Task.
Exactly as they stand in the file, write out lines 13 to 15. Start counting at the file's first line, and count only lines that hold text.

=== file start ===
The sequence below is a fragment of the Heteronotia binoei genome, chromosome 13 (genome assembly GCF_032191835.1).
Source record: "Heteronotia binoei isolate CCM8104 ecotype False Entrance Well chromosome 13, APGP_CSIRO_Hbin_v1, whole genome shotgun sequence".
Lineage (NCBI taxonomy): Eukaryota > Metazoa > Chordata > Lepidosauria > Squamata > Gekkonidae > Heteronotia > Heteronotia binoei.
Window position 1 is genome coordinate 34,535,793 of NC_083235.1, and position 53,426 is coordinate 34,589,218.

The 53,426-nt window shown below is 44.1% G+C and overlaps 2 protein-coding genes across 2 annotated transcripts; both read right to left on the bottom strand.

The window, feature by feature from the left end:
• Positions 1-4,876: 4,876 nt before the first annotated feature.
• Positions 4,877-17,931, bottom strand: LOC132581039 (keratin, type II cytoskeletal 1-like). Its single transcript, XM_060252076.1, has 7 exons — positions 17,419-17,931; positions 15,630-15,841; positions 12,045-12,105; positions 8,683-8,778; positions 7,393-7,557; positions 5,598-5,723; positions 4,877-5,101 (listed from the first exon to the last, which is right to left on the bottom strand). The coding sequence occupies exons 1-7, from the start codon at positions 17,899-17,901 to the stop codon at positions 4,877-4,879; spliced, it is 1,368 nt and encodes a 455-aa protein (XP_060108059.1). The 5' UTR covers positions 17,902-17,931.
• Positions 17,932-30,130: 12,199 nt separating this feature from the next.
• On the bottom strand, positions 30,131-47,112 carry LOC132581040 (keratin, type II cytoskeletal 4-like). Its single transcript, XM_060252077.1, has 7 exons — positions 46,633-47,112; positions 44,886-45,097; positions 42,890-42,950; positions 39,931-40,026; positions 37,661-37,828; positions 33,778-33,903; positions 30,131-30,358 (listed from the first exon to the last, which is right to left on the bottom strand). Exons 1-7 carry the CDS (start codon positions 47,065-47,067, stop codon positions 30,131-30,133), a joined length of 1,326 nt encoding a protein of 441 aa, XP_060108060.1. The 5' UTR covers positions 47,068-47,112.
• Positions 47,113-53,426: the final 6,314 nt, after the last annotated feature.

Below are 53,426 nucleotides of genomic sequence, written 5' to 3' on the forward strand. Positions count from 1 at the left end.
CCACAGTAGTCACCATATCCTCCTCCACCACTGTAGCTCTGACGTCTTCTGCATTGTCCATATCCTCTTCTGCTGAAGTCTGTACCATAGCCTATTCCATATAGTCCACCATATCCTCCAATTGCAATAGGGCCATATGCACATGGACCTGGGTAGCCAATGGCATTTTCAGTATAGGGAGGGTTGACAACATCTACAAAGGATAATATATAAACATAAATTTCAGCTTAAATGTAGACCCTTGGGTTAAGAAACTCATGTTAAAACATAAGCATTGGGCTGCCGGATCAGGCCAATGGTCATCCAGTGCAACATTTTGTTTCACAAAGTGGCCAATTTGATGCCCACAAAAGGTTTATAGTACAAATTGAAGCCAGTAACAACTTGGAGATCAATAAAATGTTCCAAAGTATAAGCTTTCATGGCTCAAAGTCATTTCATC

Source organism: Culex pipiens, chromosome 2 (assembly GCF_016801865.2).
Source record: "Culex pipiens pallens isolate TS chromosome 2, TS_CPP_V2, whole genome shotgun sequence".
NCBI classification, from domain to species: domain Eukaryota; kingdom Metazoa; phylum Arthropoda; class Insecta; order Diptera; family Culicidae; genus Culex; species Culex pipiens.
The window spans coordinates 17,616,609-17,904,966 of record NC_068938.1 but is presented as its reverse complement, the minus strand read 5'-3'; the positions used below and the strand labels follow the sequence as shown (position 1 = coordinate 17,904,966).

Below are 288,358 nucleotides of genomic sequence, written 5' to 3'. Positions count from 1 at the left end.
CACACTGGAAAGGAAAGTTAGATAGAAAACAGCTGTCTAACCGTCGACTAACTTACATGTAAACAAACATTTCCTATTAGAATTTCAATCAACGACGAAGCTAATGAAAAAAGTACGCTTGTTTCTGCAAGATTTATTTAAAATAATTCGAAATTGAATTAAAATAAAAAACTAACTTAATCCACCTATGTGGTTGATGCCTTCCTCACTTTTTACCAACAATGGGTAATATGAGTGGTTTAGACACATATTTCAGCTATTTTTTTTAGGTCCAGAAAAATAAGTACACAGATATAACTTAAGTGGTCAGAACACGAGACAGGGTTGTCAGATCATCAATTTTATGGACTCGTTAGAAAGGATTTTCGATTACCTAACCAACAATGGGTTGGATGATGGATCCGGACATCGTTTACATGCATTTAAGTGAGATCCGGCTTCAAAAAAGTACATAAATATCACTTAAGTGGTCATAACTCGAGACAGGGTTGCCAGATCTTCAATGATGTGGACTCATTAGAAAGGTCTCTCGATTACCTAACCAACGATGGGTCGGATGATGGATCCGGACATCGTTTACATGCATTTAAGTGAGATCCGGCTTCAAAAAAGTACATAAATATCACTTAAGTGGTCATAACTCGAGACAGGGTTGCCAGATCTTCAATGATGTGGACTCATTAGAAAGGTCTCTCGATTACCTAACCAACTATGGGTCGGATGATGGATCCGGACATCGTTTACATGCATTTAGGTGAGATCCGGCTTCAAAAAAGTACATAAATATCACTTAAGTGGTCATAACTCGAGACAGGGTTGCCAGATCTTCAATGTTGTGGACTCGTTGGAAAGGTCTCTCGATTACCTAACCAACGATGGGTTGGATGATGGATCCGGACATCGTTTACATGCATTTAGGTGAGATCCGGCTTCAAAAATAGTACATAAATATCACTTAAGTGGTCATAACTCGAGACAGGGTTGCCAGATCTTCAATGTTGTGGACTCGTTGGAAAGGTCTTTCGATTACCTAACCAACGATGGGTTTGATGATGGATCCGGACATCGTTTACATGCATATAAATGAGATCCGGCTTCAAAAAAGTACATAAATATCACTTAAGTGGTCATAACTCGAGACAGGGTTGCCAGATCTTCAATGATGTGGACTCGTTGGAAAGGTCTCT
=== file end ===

CCACAGTAGTCACCATATCCTCCTCCACCACTGTAGCTCTGACGTCTTCTGCATTGTCCATATCCTCTTCTGCTGAAGTCTGTACCATAGCCTATTCCATATAGTCCACCATATCCTCCAATTGCAATAGGGCCATATGCACATGGACCTGGGTAGCCAATGGCATTTTCAGTATAGGGAGGGTTGACAACATCTACAAAGGATAATATATAAACATAAATTTCAGCTTAAATGTAGACCCTTGGGTTAAGAAACTCATGTTAAAACATAAGCATTGGGCTGCCGGATCAGGCCAATGGTCATCCAGTGCAACATTTTGTTTCACAAAGTGGCCAATTTGATGCCCACAAAAGGTTTATAGTACAAATTGAAGCCAGTAACAACTTGGAGATCAATAAAATGTTCCAAAGTATAAGCTTTCATGGCTCAAAGTCATTTCATC

Source organism: Culex pipiens, chromosome 2 (assembly GCF_016801865.2).
Source record: "Culex pipiens pallens isolate TS chromosome 2, TS_CPP_V2, whole genome shotgun sequence".